THE MAGAZINE

Fighting Crime with Mobile Forensics

By Holly Gilbert

But the NWRCFL is having trouble keeping up with the demand for its services, and cases get backlogged. In 2001, a computer forensics examiner position was created at WCSO. Through that role, the sheriff’s office began training its own investigators to use tools available on the market to lessen the burden on the workers at NWRCFL. “Our office has several members of our child-abuse investigation team trained to recover evidence from their suspects’ computers. Several investigators were also identified to become trained in recovering data specifically from cell phones and tablet computers,” he says.

Other agencies are doing likewise, says Anderson. Everyone sees that “every case has some kind of digital evidence connection,” he notes.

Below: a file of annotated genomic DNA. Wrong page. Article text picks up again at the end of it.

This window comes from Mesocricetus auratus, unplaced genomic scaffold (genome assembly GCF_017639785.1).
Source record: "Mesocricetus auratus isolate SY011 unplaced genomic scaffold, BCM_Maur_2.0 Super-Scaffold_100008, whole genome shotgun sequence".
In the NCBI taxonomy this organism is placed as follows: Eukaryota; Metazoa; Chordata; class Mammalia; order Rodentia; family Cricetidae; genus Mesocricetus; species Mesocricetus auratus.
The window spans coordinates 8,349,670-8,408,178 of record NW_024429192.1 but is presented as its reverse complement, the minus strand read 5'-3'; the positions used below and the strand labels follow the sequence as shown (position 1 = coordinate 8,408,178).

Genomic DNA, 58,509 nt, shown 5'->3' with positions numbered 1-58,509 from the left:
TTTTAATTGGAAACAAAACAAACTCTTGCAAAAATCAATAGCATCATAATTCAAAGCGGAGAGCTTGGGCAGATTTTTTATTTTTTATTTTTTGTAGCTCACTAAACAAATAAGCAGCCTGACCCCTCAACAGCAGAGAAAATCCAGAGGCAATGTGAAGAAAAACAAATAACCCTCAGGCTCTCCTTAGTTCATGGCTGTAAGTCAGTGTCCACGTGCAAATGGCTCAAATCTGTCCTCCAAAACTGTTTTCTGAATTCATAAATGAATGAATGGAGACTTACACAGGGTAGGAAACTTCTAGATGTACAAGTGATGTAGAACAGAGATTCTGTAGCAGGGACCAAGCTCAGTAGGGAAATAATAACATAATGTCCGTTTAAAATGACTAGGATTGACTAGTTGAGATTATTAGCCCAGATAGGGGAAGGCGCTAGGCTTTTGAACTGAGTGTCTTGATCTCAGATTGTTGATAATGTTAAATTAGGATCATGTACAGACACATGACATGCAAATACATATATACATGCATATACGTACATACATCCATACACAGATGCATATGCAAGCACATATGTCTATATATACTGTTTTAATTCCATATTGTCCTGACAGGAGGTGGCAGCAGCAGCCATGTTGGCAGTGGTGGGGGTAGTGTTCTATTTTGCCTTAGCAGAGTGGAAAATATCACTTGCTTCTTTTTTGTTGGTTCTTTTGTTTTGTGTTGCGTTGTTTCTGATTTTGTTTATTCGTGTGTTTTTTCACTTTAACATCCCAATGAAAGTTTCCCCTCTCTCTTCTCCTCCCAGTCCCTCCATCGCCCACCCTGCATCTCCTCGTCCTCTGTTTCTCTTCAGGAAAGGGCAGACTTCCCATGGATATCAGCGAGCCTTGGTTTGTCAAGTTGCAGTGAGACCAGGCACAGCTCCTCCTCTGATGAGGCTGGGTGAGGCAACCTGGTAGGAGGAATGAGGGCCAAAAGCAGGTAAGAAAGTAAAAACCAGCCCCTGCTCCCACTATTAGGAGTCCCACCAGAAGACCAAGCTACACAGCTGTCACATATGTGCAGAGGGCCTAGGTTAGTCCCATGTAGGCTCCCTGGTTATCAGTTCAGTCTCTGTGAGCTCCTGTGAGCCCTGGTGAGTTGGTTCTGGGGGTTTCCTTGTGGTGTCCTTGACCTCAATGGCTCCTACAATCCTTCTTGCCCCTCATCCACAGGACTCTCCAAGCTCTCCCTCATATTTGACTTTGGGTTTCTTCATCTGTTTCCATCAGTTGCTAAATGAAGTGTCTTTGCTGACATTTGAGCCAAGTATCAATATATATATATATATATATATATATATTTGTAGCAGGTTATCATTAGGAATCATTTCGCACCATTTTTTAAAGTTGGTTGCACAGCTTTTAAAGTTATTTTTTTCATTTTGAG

Overall, Anderson says WCSO has greatly benefited from the resources it’s invested in mobile forensics. “This training and supporting equipment has greatly increased the number of cases investigators can pursue in a timelier manner. It seems that we are getting more plea agreements with this kind of evidence on our side,” Anderson says. “That saves court time, money, and spares the victims from additional trauma.”

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